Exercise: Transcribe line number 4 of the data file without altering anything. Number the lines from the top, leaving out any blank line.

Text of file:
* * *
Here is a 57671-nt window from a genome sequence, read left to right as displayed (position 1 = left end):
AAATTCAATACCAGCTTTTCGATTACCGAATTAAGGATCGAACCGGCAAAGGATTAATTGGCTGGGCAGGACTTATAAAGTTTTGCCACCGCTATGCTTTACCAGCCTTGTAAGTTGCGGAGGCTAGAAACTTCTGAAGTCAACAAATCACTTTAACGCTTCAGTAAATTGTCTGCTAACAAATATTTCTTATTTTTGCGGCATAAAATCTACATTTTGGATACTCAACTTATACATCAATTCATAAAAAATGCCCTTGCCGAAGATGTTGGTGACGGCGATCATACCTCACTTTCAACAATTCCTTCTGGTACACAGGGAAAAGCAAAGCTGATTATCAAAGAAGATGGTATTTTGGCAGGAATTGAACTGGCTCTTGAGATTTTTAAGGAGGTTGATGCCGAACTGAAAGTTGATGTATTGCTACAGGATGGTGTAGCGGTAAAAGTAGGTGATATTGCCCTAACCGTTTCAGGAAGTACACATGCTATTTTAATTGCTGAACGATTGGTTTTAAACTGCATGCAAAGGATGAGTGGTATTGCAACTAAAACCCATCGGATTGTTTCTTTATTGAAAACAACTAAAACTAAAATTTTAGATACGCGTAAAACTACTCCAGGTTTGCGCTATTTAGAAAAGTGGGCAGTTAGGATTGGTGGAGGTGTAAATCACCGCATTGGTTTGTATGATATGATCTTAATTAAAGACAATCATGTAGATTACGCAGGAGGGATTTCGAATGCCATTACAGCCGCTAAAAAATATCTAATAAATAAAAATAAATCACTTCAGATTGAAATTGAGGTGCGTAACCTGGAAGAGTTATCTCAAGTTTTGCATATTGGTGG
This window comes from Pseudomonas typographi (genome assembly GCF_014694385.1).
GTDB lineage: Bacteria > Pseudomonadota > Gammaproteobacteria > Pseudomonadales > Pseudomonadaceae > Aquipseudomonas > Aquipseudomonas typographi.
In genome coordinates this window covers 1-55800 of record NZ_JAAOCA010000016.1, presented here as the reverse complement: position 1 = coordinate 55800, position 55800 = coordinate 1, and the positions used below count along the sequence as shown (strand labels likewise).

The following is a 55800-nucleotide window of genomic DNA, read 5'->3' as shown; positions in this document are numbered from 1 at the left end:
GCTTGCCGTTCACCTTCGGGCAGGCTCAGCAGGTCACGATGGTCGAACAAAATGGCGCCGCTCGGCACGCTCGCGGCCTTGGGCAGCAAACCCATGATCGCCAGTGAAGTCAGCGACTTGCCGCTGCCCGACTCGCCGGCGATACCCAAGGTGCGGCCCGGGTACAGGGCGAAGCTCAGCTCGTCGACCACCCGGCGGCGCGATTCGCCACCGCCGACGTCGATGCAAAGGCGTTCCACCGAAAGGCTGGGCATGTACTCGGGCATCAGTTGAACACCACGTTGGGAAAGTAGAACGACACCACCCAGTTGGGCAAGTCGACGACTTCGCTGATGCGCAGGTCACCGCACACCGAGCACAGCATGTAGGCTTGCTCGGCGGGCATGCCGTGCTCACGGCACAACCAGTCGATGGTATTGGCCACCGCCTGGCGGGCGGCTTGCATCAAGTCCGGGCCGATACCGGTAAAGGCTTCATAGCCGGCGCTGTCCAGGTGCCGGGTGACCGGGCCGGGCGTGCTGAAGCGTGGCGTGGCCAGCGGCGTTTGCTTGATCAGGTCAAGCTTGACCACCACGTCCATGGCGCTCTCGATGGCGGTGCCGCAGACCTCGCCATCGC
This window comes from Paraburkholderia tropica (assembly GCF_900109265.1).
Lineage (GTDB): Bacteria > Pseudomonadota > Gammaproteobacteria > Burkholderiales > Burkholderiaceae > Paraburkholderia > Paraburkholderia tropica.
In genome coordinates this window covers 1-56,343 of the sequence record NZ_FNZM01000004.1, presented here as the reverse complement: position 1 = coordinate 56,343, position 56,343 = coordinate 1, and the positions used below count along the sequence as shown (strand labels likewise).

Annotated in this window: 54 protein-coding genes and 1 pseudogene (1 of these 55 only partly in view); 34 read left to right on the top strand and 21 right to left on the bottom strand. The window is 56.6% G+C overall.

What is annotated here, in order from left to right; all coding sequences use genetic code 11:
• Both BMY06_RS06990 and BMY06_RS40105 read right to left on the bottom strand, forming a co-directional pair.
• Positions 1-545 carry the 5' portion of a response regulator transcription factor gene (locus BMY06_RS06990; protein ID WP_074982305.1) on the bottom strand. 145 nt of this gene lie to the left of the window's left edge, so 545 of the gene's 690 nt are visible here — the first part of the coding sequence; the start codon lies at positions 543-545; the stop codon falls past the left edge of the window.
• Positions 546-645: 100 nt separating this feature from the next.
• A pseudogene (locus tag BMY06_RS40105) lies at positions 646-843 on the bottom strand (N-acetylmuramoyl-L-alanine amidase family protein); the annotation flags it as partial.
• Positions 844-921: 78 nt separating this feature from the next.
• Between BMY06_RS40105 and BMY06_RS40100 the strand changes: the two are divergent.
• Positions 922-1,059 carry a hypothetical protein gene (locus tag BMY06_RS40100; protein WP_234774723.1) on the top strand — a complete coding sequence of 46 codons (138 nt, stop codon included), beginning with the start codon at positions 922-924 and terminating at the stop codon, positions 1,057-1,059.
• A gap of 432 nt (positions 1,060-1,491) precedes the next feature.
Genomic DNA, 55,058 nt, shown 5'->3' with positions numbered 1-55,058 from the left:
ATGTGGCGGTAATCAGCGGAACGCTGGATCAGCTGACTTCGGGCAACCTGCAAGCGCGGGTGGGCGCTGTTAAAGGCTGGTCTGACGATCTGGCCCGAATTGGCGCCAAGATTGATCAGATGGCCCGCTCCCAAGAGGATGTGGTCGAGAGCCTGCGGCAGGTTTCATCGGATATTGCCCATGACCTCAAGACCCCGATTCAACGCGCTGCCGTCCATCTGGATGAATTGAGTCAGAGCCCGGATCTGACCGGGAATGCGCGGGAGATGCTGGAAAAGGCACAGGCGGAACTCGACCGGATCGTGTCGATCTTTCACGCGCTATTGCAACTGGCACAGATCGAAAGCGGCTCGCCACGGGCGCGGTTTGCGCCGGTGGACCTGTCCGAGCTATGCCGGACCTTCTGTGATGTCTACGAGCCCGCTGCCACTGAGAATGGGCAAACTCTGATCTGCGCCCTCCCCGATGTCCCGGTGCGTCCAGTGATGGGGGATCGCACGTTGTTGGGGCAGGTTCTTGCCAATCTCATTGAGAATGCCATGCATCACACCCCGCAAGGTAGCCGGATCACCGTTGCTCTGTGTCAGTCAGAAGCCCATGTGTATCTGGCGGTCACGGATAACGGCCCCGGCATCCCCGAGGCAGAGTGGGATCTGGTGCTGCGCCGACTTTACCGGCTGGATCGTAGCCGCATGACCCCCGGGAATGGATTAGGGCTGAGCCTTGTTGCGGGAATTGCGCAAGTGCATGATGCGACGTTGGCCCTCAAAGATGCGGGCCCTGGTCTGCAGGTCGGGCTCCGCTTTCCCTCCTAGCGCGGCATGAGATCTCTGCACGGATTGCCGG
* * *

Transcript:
GTDB lineage: Bacteria > Pseudomonadota > Gammaproteobacteria > Pseudomonadales > Pseudomonadaceae > Aquipseudomonas > Aquipseudomonas typographi.